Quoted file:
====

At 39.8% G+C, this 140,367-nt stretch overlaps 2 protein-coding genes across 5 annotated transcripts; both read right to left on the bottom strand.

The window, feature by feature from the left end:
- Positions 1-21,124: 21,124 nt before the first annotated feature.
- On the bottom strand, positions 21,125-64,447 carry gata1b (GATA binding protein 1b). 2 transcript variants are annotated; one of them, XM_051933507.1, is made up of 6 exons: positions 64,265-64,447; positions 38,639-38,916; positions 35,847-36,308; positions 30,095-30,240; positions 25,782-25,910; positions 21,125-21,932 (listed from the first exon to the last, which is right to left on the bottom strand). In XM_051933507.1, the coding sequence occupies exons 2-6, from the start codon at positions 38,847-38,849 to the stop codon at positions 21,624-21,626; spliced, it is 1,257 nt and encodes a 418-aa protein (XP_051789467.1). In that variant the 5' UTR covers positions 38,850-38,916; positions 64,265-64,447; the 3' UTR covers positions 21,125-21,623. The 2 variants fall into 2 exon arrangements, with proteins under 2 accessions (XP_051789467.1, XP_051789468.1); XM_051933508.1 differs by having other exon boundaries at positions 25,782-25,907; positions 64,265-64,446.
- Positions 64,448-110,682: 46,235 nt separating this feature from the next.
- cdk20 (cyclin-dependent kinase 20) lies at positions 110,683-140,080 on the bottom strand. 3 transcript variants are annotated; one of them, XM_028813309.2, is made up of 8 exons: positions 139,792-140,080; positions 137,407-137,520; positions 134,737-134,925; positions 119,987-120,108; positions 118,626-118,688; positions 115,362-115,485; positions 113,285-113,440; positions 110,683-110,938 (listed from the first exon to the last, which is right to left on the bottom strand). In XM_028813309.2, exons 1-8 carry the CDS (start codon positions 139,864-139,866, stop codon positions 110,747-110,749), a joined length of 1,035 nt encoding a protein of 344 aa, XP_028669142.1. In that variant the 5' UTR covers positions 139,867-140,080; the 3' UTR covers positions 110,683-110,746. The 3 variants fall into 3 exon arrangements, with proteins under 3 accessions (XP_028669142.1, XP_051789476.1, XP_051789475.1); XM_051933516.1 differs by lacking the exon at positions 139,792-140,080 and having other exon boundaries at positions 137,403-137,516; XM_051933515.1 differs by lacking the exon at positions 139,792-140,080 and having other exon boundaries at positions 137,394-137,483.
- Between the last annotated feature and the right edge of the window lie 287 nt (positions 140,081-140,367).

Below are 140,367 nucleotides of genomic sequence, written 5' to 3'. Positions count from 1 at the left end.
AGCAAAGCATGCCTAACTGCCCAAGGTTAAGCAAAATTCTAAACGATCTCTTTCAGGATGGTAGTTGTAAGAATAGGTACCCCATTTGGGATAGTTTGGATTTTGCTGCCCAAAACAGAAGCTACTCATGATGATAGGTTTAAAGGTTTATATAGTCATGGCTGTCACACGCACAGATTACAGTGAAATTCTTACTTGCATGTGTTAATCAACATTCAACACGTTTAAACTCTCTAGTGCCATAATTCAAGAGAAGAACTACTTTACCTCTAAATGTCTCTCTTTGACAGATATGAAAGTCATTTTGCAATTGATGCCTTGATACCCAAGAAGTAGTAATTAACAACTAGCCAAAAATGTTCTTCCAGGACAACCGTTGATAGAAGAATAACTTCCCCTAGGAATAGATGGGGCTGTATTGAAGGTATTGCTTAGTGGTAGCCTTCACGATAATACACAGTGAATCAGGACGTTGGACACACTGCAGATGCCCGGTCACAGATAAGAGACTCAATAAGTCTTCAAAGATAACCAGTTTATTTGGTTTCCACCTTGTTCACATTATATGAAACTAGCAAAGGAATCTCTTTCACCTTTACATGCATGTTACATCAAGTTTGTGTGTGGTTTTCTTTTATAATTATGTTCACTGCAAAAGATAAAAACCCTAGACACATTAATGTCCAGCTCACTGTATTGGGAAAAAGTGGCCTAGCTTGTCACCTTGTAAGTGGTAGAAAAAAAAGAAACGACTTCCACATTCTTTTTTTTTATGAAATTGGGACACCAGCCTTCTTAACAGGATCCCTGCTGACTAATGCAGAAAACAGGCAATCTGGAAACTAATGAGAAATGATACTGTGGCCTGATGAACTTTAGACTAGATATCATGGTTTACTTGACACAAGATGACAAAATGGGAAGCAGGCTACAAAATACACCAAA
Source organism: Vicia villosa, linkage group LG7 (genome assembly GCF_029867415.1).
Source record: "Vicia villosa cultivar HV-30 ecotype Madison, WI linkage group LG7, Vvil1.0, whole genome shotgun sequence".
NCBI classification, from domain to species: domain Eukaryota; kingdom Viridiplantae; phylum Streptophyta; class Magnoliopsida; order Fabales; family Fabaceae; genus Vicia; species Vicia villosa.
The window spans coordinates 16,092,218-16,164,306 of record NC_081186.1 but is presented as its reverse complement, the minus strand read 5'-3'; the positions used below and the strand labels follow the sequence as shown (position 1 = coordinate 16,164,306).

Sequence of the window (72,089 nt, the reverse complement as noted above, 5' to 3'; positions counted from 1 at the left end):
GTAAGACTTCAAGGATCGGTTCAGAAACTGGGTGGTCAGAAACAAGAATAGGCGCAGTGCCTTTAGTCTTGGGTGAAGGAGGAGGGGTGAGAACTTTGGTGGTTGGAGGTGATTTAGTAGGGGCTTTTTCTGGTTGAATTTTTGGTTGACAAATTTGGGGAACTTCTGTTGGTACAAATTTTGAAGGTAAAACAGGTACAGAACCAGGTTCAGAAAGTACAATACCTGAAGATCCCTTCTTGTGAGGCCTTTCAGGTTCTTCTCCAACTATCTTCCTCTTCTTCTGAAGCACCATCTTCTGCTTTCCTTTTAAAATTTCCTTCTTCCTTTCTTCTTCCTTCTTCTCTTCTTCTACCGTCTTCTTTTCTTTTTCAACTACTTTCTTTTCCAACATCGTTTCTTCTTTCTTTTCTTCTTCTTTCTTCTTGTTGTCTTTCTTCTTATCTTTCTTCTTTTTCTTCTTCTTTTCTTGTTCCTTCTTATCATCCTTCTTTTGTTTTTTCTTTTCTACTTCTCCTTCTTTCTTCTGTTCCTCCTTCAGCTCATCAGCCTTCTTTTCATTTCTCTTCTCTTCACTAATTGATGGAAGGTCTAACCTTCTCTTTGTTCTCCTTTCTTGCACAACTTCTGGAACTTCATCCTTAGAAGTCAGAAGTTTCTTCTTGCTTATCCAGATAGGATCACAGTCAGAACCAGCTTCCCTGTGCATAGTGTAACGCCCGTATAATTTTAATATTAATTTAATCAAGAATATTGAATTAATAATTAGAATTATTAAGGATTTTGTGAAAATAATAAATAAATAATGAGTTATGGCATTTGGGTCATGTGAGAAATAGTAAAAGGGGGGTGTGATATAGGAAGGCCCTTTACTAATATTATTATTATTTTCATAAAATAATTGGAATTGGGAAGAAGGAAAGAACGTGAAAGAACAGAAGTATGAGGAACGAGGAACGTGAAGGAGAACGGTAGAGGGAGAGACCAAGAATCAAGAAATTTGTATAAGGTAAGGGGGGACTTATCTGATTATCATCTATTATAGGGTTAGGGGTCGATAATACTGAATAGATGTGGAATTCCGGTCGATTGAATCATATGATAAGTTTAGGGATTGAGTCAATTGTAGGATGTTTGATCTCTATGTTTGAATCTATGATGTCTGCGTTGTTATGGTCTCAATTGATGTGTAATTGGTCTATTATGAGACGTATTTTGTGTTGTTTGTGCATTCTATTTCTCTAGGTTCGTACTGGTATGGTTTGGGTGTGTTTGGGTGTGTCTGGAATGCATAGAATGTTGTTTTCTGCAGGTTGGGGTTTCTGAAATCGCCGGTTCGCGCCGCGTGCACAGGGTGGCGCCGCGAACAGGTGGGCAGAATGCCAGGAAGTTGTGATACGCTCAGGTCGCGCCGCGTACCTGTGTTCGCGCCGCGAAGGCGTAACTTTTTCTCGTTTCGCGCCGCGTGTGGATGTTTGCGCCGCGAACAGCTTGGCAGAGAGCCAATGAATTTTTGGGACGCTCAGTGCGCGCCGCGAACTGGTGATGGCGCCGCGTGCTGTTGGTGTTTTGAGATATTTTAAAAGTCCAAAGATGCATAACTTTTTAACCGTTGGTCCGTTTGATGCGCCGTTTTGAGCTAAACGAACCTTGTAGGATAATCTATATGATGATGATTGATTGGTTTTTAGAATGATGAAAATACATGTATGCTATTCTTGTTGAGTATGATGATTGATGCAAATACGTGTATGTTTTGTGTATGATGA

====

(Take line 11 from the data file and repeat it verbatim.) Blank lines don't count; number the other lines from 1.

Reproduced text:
Source record: "Vicia villosa cultivar HV-30 ecotype Madison, WI linkage group LG7, Vvil1.0, whole genome shotgun sequence".